During a dealer meeting a few years back, Honda execs promised its dealers they were going to see serious, class-leading performance machines as well as an enduring commitment to development in the coming years. Since that meeting, Honda introduced a turbocharged four-stroke watercraft; made every other factory effort at building a four-stroke GP roadrace bike look stupid against its V5; built a cruiser with two cylinders of 900cc each; and introduced the CRF450R. Nowhere has Honda lived up to its promise to dominate a class more than it has with the CRF450R four-stroke. This bike has taken tracks and showrooms by storm. Sales have been exceptionally strong, with dealers generally getting full retail for every bike they could obtain. And two years in the limelight hasn’t dimmed the love. We’re talking about a bike that won Dirt Rider’s 2003 250cc-class comparison of the seven top motocrossers, then earned our pick as bike of the year for an unprecedented second year in a row. It is a bike that put Nathan Ramsey on the map with the big boys and allowed Larry Ward to reinvent himself. And that’s only in moto. The CRF is the backbone of the U.S. supermoto wave and the best thing to happen to American TT and short track in decades.The ’02 model was really good. The only issue we had with the ’03 version was the fight over who would get to ride it for the year. Had Honda chosen to go with only bold new graphics for ’04, there would still be hard feelings from every staff member who didn’t end up with the bike in his garage.At Honda, complacency is harder to find than reality on television. However, with the CRF450R, genuine improvements were pretty difficult to hunt up. Honda managed to massage a number of components and find seemingly small changes to make, but those small changes add up to the next big thing! It was nice to have a stock ’03 CRF450R on hand for comparison. Frankly, our lasting impressions of the ’03 are so strong that we might have made the mistake of finding the ’04 is merely a mild improvement. Our back-to-back comparison ride illustrated a more shocking contrast between the two bikes. What hit us first was the ergonomics. The Renthal bar and nonslip seat are subtle but clearly noticeable improvements to an already comfortable platform. The ’02 model was a bit scrunchy between the seat and footpegs for NBA types, but now the seat is sweet and the reach to the pegs perfect. Honda still dwarfs all others when it comes to making a seat foam that treats your butt like a king. The seat is so good that it makes the suspension feel great for sit-down corner exits.As soon as you start moving, though, the silky power delivery is so sweet you’d think the engine was consuming whipped cream rather than exploding old dinosaurs. Right off idle the power rolls on softly (probably somewhat due to the lighter ignition), but in a good way. In the mid-rpm range the more urgent pull testifies to the higher compression. The midrange is strong and snappy with all the hit you could want. In questionable traction, a bit of throttle control is like an American Express card–don’t travel without it. Some slippery jump approaches were cause for thought, but since the Honda is a four-stroke, you can control wheelspin for the drive you need.Several test riders experienced with these bikes claimed the high-rpm ceiling surpasses the ’03′s. We doubt the ’04 actually revs higher than the ’03 (that is rarely the case with higher compression but possible since the piston is lighter), but with the taller gearing (two less teeth on the rear sprocket than the ’03 has) it feels that way. The pull on top requires a little discretion. Being pointed in the right direction is prudent, since the scenery grows blurry in an eye-blink when you hold the throttle at the stop. That isn’t a criticism. Having all the boost you want to grab starts and clear jumps is pure luxury. The fact that you get said boost in a package more civil than a 500cc–or even some 250cc two-strokes–is better than free hot fudge on your ice cream.Shifting can be a chink in the armor of a big-bore four-stroke, but the CRF has a light and crisp feel, and the clutch is light with a smooth engagement. The friction point never requires excess thought. It is neither frustratingly narrow nor annoyingly wide. Nothing in the lower end handicaps the power production in the top-end.Some riders commented that the CRF brakes and turns into corners more like a two-stroke than other four-strokes. Even though Yamaha’s YZ450F was lighter than the CRF, it didn’t actually feel lighter. The CRF felt light before, but the loss of 3 pounds and reduction in ignition flywheel mass allow it to feel even lighter; the same can’t be said for any other big-bore four-stroke. Also, stalling is par for any of the new-age, light-flywheel four-strokes when you become tired or lose focus. We feared that subtracting flywheel mass from a bike that already felt light-flywheeled would cause problems, but the ’04 turned out to be less stall-prone.The CRF feels quite at home in the air, too. It doesn’t matter whether the jump is low-speed and technical, requires a midair turn or is merely a high-speed floater, the bike is a happy and able partner.Every motorcycle is comprised of assemblies such as the shock, the fork, the brakes, the frame and so forth. The CRF doesn’t feel like the sum of parts but rather a whole unit, since its different subsets work in such harmony. Every rider agreed that he could ride this bike forever without getting tired. You’d almost think Honda has homogenized a machine, but the engine guarantees that the overall flavor is far from plain vanilla. Nothing about this bike will shrink the outpouring of moto-love the model has established in a short two years. The only bad news is there are plenty of good reasons to buy the ’04–even if you have a perfectly good ’03!Opinions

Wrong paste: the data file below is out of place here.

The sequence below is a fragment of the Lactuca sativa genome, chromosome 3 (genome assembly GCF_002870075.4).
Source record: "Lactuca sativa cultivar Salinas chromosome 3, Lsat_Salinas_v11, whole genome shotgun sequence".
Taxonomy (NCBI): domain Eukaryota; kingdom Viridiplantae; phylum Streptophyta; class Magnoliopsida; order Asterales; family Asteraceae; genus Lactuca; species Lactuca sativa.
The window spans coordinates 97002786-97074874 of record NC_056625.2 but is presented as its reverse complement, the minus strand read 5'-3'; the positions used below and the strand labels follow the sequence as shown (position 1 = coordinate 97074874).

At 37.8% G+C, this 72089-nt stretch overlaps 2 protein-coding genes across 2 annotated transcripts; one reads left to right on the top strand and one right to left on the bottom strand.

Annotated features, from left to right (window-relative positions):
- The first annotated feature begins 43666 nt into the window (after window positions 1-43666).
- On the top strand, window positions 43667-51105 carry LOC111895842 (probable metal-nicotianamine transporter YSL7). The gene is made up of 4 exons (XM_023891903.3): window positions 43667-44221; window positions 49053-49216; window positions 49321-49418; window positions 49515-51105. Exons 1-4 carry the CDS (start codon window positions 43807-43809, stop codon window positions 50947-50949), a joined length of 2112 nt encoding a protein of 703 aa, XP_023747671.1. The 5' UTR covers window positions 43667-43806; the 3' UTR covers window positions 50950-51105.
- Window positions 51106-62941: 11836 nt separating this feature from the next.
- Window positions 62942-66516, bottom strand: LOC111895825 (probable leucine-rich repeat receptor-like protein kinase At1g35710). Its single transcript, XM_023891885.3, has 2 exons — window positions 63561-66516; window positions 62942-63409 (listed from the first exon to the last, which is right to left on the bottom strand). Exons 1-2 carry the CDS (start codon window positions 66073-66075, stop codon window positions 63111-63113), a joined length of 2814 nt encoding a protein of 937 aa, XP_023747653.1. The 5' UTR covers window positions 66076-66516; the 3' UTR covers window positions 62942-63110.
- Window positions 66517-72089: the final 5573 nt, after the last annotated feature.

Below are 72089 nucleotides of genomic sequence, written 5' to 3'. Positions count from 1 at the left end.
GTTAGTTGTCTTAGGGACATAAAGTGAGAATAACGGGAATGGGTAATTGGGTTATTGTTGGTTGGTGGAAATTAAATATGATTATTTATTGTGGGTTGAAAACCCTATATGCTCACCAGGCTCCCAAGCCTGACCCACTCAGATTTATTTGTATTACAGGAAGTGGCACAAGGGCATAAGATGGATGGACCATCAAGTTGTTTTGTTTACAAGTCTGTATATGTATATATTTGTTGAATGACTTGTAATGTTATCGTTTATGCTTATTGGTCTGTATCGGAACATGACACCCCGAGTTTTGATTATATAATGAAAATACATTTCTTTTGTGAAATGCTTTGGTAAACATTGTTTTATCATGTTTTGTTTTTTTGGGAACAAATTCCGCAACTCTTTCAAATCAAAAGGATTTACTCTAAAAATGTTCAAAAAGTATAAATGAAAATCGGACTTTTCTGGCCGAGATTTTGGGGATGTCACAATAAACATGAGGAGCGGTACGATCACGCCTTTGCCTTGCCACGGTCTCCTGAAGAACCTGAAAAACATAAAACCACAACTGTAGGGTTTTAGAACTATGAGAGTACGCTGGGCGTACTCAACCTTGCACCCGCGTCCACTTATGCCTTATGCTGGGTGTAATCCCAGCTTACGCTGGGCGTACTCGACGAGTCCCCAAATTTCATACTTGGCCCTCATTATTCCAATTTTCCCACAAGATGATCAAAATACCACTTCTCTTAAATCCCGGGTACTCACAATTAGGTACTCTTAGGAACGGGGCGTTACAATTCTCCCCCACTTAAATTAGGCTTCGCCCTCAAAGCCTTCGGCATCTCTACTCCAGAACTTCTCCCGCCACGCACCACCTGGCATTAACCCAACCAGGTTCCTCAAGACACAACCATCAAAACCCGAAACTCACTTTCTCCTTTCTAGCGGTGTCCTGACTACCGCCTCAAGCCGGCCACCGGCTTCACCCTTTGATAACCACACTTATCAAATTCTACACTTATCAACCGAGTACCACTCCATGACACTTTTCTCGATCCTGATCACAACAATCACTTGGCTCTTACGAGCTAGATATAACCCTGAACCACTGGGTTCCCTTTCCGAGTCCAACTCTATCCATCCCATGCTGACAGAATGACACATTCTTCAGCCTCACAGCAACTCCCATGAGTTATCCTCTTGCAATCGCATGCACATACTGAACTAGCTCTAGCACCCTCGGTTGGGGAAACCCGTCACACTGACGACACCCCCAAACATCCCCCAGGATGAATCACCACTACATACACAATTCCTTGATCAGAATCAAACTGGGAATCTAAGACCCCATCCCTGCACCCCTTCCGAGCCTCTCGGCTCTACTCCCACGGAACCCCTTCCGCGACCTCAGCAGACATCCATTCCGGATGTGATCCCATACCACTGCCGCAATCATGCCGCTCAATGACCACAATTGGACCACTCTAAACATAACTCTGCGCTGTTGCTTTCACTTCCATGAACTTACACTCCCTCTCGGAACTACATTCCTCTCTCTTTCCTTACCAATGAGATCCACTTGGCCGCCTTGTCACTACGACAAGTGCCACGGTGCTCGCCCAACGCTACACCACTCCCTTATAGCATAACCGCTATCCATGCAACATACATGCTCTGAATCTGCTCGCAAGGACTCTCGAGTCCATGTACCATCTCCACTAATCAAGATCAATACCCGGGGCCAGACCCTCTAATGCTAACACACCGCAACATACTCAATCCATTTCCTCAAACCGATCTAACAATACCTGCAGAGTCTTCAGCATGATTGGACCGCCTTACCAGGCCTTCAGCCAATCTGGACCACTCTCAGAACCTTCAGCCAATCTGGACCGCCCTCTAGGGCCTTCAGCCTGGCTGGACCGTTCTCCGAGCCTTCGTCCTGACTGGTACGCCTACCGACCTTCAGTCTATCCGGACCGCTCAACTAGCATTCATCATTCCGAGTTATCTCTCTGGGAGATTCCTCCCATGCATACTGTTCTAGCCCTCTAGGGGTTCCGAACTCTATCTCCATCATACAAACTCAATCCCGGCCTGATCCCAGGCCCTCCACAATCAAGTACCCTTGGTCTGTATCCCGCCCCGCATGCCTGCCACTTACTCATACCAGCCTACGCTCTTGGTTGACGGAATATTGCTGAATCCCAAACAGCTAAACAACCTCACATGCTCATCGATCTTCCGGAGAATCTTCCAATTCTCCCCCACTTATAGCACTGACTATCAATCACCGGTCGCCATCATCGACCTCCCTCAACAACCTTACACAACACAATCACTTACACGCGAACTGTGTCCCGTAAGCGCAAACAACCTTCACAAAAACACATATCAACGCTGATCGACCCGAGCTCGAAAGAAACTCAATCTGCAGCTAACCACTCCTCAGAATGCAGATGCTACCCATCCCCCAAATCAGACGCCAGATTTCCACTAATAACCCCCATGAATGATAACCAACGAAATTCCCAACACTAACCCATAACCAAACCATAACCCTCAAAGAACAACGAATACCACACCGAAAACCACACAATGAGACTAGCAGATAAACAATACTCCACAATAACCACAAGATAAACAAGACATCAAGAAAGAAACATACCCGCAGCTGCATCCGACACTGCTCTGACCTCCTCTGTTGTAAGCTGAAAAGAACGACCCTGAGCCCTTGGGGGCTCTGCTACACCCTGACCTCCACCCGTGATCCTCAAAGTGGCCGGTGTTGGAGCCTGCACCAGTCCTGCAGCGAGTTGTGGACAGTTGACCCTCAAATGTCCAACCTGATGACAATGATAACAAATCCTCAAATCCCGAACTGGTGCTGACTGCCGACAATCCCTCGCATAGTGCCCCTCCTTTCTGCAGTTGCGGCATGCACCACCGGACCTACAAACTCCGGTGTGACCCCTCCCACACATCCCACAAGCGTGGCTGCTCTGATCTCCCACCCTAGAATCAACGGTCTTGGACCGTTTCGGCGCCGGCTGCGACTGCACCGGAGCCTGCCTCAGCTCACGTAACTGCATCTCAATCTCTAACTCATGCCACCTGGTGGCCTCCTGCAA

Race-ready is how I would describe the 2004 CRF450R. Honda added a Renthal bar, a quick-adjust clutch and a gripper seat cover to a super-fast and plush ride. You can literally slap some numbers on the panels and race this bike. I owned and raced the ’03 CRF450R this year, and after one quick lap on the ’04, I felt more comfortable than I had on my own bike all year. The power is more responsive yet still very smooth. The suspension is more balanced, and bottoming is nonexistent. I could turn the ’04 much better, and the motor makes correcting mistakes much easier. The bike is so fast, smooth and easy to ride that I felt I could ride it for hours without fatigue. Two years in a row, Honda has made a great bike better.
Brad Daugherty/6’0″/165 lb/IntermediateThe 2004 CRF is a little better across the board. The motor is still super-smooth and still responsive off the bottom. The mid to top-end is where you really notice the difference between the ’03 and ’04 models. The ’04 CRF keeps pulling hard through third and fourth gears. The great thing about this motor is it is fun and easy to ride without getting tired too quickly. The suspension is also improved over last year’s model. The front end wanted to dive on the ’03 model, but the ’04 wants to stick, not push. I set the sag at 102mm, and the rear end worked really well. All in all, the CRF is a very well-balanced, fun motorcycle that is going to be hard to beat. The other manufacturers better have their game face on come shootout time!
Kris Keefer/5’11″/170 lb/ProHonda made a truly impressive improvement on a bike I felt was already close to perfect. To me, the suspension plushness was more impressive than the engine, but the power is awesome. The ’04 CRF450R is a sleek, light and sublimely effective and fun moto weapon. If my powers of persuasion were as good as the Honda’s, I still don’t think I could talk editor Ken into relinquishing the CRF to my garage. Rats!
Karel Kramer/6’1″/200 lb/Novice